Compliance HouseFor the trust offices, compliance means the compliance with or the compliance management of the purpose of the applicable laws and regulations in the context of financial and integrity supervision. The emphasis here is on the supervised institution’s own responsibility to ensure the integrity of its business operations, which includes internalising the purpose of the legal obligations and setting up a compliance programme or similar internal regulations. This involves not only administrative obligations, but also drawing up your own checklist which needs to be consulted for each client and transaction acceptance. This also involves the use of risk profiles. After all, trust offices have an active role as gatekeepers and have to scrutinise each new client carefully before granting access to the financial market.Curious about how your company is doing in the context of compliance and what Compliance House can do for you?
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Under the Act on the Supervision of Trust Offices (Wtt), De Nederlandsche Bank N.V. supervises trust offices. DNB’s supervisors do this by, among other things, testing the reliability of directors, granting licences and tackling financial-economic crime. DNB can, for example, draw a trust office’s attention to their duty to conduct a staff reliability or integrity audit, inform the staff of the results and, of course, report any incidents. In addition, they check if institutions are financially sound so that they can meet their obligations, even if economic downturns occur.
Compliance house
After all, even after access has been granted by the trust office, the trust office is obliged to monitor the client on an ongoing basis. The trust office itself has been given a supervisory role in this respect. This is called supervision at the level of the service provider.

Compliance Officer

The central figure in charge of compliance is usually the Compliance Officer. Large companies in particular will have an internal officer. Since only a small proportion of trust offices have the resources to charge a person in the internal organization with compliance, it may be attractive to appoint an external person. In this way, the task of the Compliance Officer can be accurately defined. Is that task limited to indicating the boundaries of the law, or should he also interfere with the drawing-up of risk analyses and is he then allowed to give an opinion on the practices of the trust office? In any event, the management of the trust office shall be entrusted with the day-to-day management of the activities of the trust office and shall bear ultimate responsibility for the proper conduct of the trust office’s business and the compliance with the rules.A trust office can be made aware of the following by supervisors:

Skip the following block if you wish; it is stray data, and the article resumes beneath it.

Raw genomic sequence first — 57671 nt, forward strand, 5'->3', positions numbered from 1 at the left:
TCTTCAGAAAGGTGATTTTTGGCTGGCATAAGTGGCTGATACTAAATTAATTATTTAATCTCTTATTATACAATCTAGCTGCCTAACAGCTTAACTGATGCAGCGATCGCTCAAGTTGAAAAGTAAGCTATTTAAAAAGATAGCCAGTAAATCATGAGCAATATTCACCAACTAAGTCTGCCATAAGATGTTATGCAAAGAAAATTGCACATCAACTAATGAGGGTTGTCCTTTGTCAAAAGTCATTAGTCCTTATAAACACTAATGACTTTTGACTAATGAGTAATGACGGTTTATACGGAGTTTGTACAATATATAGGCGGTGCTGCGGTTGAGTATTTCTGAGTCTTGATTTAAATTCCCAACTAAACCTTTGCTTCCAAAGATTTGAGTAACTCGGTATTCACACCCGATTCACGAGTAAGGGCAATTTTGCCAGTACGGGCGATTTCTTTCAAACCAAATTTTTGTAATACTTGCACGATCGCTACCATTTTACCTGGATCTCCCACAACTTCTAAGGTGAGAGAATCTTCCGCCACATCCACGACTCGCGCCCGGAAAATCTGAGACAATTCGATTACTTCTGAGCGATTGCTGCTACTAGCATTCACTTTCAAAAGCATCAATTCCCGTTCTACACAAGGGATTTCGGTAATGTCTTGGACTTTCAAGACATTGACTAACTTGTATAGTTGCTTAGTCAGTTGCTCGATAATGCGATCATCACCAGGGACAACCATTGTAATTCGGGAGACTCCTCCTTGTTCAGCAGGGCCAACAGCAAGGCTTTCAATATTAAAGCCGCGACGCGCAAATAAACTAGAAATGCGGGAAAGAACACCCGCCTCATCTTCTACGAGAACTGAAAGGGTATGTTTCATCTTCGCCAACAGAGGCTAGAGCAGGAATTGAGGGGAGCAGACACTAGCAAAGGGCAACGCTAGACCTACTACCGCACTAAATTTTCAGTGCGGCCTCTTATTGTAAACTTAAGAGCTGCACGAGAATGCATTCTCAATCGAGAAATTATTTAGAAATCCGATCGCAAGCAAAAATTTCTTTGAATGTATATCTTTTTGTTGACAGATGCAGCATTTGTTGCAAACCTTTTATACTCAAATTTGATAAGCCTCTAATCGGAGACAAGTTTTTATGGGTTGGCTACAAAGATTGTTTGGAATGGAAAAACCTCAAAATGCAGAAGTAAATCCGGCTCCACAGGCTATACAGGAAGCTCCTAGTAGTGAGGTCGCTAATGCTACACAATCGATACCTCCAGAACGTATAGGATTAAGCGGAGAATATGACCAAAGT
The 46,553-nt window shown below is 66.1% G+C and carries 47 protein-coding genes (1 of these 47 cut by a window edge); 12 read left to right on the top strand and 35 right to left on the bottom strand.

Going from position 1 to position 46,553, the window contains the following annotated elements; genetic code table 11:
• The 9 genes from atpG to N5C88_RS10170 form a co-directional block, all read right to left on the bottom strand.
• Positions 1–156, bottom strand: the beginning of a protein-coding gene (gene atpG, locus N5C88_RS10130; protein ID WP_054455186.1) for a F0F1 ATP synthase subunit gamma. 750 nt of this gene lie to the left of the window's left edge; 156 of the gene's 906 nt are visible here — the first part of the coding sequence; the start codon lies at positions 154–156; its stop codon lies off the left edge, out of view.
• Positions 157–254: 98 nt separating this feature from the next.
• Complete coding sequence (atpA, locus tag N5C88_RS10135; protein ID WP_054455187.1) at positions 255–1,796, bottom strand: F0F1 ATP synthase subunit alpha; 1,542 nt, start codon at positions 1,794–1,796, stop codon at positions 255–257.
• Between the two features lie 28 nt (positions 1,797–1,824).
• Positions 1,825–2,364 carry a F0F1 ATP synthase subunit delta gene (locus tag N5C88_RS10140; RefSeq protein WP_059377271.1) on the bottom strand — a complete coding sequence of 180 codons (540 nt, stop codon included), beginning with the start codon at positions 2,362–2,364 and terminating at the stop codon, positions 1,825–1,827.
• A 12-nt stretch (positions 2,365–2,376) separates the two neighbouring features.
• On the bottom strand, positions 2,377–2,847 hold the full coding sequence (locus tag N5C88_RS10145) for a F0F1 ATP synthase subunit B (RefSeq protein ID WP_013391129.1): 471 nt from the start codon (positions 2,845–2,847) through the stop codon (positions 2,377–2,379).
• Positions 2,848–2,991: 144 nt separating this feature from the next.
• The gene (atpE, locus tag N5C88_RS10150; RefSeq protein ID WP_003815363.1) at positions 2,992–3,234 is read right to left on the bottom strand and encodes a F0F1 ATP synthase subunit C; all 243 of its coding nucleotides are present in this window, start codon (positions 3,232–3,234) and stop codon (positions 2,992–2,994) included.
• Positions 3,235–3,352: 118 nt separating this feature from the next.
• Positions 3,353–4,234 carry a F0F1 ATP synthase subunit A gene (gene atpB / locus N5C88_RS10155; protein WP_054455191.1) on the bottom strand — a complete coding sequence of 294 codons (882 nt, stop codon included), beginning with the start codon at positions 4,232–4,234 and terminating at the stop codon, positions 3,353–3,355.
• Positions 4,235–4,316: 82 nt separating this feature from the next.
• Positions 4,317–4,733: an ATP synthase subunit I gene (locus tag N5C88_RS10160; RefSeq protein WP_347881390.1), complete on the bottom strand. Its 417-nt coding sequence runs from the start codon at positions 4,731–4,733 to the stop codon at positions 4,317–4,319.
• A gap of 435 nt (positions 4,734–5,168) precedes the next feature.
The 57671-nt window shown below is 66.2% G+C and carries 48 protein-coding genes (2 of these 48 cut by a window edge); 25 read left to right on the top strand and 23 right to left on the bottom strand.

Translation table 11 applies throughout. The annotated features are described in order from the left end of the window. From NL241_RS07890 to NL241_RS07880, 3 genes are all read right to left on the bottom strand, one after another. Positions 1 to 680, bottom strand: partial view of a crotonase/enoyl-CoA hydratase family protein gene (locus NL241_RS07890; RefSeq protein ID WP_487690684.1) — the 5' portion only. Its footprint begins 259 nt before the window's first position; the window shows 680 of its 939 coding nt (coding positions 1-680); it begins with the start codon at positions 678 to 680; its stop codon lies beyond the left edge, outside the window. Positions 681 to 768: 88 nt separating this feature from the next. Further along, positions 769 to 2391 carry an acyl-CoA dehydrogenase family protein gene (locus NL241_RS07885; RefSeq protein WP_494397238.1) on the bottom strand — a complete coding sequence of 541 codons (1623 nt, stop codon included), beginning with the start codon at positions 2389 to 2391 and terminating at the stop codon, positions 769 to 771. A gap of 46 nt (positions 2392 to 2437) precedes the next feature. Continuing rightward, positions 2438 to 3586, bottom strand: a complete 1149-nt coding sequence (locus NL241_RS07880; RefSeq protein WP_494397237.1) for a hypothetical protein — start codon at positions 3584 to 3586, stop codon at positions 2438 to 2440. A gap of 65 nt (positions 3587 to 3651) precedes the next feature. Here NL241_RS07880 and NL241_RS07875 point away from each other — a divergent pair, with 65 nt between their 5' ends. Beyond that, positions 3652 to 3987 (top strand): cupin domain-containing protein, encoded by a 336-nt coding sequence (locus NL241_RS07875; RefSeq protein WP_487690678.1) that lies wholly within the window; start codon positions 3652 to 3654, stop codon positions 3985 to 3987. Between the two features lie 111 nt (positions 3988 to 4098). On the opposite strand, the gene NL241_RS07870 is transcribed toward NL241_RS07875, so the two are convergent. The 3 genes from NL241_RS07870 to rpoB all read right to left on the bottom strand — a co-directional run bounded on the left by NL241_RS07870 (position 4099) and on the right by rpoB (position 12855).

• A(n) (external) Compliance Officer should be chosen who can offer sufficient contradiction to the board and who is not afraid to take risks;

  • The Compliance Officer must have an independent position;

  • Any findings made by the authorities should be discussed and resolved with the Compliance Officer;

  • There must be a separation of duties, in which the role of the Board and the role of the Compliance Officer are explicitly addressed.

Separation of functions

Separation of functions is an important part of the integrity of trust offices’ business operations. It means that the tasks, responsibilities and powers of management and staff must be organised in such a way that there is a clear separation between executive and control functions. Not only is the separation of functions crucial to guarantee the independent gatekeeper role of the trust office, but it is also mandatory under Dutch law (het Besluit toezicht trustkantoren 2018).Is the separation of functions within your trust office properly organised? Is your organization overall compliant? And if not, what are the areas of improvement? And what about the behaviour and culture within the organisation with regard to compliance and integrity?You can find answers to these questions at Compliance House. Our specialists are experts in the field of compliance and can gain thorough knowledge of your entire organization in a short period of time on the most relevant risk and compliance aspects. In doing so, Compliance House looks at, among other things, the structure of compliance within the organisation and the products and services that are provided, and identifies the most important laws and (internal) regulations and the relationship with the management, external supervisors and other risk management functions. Where necessary, our specialists will give you concrete recommendations for improvement. Compliance House also pays attention to the culture and behaviour of the organisation because, according to our vision, this is inextricably linked to compliance and the implementation of laws and regulations.Curious about how your company is doing in the context of compliance and what Compliance House can do for you?
Please contact our specialists

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